Scientists identify 14 species among hundreds of mystery seeds sent to U.S.
950 people report unsolicited seed shipments in Colorado
A U.S Department of Agriculture (USDA) Animal and Plant Health Inspection Service, National Identification Services (NIS) botanist examines seeds from an unsolicited package of seeds under a microscope. (U.S. Department of Agriculture)
Mustard. Cabbage. Morning glory. Mint. Sage.
That’s not a shopping list for a visit to the plant nursery. It’s five of the types of seeds federal scientists have identified among the hundreds mailed to U.S. residents without warning over the past few weeks, largely in packaging containing Chinese writing.
According to the most recent update from the U.S. Department of Agriculture’s Animal and Plant Health Inspection Service, the lead agency investigating the mystery seeds, 14 different species of seeds have been identified.
Besides the five listed above, scientists have also identified rosemary, lavender, hibiscus and roses.
“This is just a subset of the samples we’ve collected so far,” said Osama El-Lissy, deputy director of APHIS’s Plant Protection and Quarantine program in a clip shared by the agency online.
Colorado officials say they’ve received a steady stream of reports related to unsolicited seed deliveries.
“Right now we are up to over 950 people who have reported receiving unsolicited seeds,” Mary Peck, director of communications and public outreach at the Colorado Department of Agriculture, wrote in an email in response to questions from Newsline. “Reports are still coming in every few minutes via phone and email.”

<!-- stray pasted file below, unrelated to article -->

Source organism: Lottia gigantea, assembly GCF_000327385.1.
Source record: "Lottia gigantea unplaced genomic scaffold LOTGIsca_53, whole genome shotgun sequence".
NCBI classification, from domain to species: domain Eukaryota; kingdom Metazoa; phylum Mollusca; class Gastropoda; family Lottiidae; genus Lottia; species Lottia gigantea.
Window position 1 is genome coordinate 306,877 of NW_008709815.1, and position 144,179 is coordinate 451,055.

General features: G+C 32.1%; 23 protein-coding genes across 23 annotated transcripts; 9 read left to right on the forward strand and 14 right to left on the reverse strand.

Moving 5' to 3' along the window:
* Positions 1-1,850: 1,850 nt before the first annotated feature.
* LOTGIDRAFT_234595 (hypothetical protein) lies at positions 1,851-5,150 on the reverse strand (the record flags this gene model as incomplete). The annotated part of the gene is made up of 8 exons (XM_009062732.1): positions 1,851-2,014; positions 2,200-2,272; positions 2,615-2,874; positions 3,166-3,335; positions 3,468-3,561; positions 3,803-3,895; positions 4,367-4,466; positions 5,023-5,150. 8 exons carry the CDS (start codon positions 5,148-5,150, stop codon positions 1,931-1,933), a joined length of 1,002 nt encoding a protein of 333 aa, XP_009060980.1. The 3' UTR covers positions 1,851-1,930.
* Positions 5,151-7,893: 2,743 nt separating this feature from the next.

Peck added the state does not yet have information about the types of seeds being received in Colorado.
The USDA has reported the seeds have shown up in 22 states, as well as in other countries in the European Union and in Canada and Australia.
The source of the seeds has not yet been identified, although “they appear to be coming from China,” an APHIS brief from July 31 said. The agency also said there have been some reports of packages coming from other countries.
Exactly why the seeds have been sent remains unclear. The same APHIS brief notes that currently there is no “evidence that this is anything other than an internet ‘brushing scam,’ where sellers send unsolicited items to unsuspecting consumers and then post false reviews to boost sales.”
“Brushing scams involving seed packets in international mail shipments are not uncommon,” the agency wrote. “U.S. Customs and Border Protection (CBP) has intercepted similar seed shipments in recent years.”
And while officials said they have found no links to “agro-terrorism” activities, the concern is that uninspected and untracked seeds can carry viruses or other diseases that attack crops inside U.S. borders.
A version of this story originally appeared in the Virginia Mercury. Newsline’s Quentin Young contributed to this report.
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